(Post-game discussion – in the dark, of course! Photos by Bryan Ma.)
Over the past few months, I’ve been working on a new game for Move controllers. It’s a “horror-slapstick” installation game called Beacons of Hope. The game is for about 12 to 20 players, and it’s staged in a large pitch black room. Yes, in total darkness! I’ve described the game as a cross between J.S. Joust, Silent Hill, and Proteus.
I haven’t actually written anything about the game yet, so I want to give a full explanation in this post. The game is still a work-in-progress, but I’m very excited about it!
Like many of my physical game installations, Beacons of Hope was inspired by a specific folk game precedent. This past summer, I took Tom Gregorio (of Kill Screen Magazine) and his wife out for drinks when they were visiting Copenhagen. By chance, they ended up telling me about this crazy game, called Monsters in the Dark, that they run at a summer camp. The game is played in a house out in the woods, at night, with all the lights turned off. Players creep around the house, searching the darkness for a flashlight hidden by the game master (or, in the more difficult version, the flashlight and its batteries are hidden independently such that the two have to be assembled). Meanwhile, two people play the role of the “monsters.” The two monster players crawl around the house trying to catch the “human” players. Human players are eliminated if they are ever caught by a monster (they have to go wait in the living room). Monsters win if they catch all the humans. Humans win if they can find and assemble the flashlight and shine it at the monsters.
Of course, the moment I heard about the game, I knew the general idea was just perfect for the Move controller. I had already staged games of J.S. Joust at night and so I knew how beautiful the LED light is in the dark. It became obvious that the controller would be well-suited to a horror game. Plus, as a general rule of thumb, playing in the dark (or with your eyes closed) can be so much fun!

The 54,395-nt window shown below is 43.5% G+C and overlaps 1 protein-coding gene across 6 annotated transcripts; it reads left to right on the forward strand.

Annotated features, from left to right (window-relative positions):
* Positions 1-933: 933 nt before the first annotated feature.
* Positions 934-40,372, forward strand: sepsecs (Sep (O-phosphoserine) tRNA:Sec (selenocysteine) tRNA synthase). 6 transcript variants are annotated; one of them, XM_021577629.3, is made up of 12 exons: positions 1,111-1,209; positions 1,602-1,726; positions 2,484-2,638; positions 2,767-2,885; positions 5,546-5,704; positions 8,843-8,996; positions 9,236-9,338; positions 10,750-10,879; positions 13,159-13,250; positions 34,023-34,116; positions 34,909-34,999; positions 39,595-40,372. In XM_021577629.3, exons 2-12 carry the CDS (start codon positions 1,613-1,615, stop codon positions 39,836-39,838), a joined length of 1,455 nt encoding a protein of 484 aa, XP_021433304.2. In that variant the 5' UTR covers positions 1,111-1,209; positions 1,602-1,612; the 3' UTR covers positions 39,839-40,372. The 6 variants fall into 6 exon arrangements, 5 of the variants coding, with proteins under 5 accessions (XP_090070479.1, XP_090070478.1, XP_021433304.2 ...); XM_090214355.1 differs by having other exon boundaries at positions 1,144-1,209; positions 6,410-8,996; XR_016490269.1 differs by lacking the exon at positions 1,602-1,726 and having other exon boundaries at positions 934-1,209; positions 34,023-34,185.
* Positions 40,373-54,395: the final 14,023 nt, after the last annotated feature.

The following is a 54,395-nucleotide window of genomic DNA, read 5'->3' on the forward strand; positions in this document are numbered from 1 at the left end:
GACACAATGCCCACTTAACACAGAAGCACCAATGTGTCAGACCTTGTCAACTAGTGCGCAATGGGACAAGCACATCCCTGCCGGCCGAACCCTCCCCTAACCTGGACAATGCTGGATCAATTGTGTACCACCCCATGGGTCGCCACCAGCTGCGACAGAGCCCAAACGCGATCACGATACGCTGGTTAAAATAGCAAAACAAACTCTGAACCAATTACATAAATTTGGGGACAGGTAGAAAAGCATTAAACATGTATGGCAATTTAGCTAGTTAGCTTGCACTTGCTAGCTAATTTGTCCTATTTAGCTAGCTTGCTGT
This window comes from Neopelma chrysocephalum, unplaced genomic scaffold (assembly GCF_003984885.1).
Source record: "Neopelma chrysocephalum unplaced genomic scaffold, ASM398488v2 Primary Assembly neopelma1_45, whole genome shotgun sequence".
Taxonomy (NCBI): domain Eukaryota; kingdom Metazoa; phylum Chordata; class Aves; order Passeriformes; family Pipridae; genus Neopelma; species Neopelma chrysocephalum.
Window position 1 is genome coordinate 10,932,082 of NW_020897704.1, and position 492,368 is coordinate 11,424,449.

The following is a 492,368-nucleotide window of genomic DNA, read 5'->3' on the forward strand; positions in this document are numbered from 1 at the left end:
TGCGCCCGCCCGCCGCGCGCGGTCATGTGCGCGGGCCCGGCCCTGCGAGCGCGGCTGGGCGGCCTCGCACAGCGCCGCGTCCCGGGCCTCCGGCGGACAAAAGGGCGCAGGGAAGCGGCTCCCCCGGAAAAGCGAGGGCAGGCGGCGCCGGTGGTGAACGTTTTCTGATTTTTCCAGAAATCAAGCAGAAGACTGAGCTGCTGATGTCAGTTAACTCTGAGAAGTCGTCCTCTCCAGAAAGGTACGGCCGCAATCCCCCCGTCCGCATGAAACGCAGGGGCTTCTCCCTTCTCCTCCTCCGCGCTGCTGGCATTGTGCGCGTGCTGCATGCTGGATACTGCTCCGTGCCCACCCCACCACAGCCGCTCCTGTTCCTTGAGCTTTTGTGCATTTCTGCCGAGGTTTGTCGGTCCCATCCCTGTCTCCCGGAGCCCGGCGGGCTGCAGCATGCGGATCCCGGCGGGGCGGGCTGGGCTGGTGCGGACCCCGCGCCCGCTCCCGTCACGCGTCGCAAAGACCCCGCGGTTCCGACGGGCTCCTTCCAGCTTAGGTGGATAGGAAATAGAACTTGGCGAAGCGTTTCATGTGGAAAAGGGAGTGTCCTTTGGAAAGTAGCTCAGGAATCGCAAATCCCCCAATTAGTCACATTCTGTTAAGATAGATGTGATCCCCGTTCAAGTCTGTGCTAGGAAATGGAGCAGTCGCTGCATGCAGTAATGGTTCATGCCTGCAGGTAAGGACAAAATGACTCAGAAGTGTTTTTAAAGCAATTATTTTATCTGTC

I wasn’t sure how well the Move’s Bluetooth signal would travel throughout an entire building, and I knew that I’d have trouble finding a suitable house in which to play the game. Consequently, I decided early on that my own Move-enabled version of the game would be played in one large room. There’s also a nice side-effect of playing together in the same room: if a light is triggered, everyone in the room can see it. This opens up some fun design possibilities (see below), and also makes the game more spectator-friendly.
I’m still iterating on the idea, but here’s how Beacons of Hope currently works: Two people play the role of the monsters, each carrying a Move controller. If they keep their controller still or move it slowly enough, their light remains off and the room stays pitch black. However, if they ever move fast enough – say, to reach out and grab a human player – the light turns red. The result is that the monsters pop out of the darkness, suddenly, in a red flash! The effect is as terrifying as it is hilarious. The monsters win if they catch all the human players, or if the round goes on too long (say, 10 minutes).
The human players do not carry controllers, at least not at first. Their task is to grope the darkness, searching the room for three Move controllers that the game master hides before the round. Once a controller is found, a player can press the trigger button to turn on the light (yellow, green, or blue, depending on which one it is). These three controllers are like pieces of the Triforce; if the humans can find all three controllers and press the trigger buttons simultaneously, they vanquish the monsters.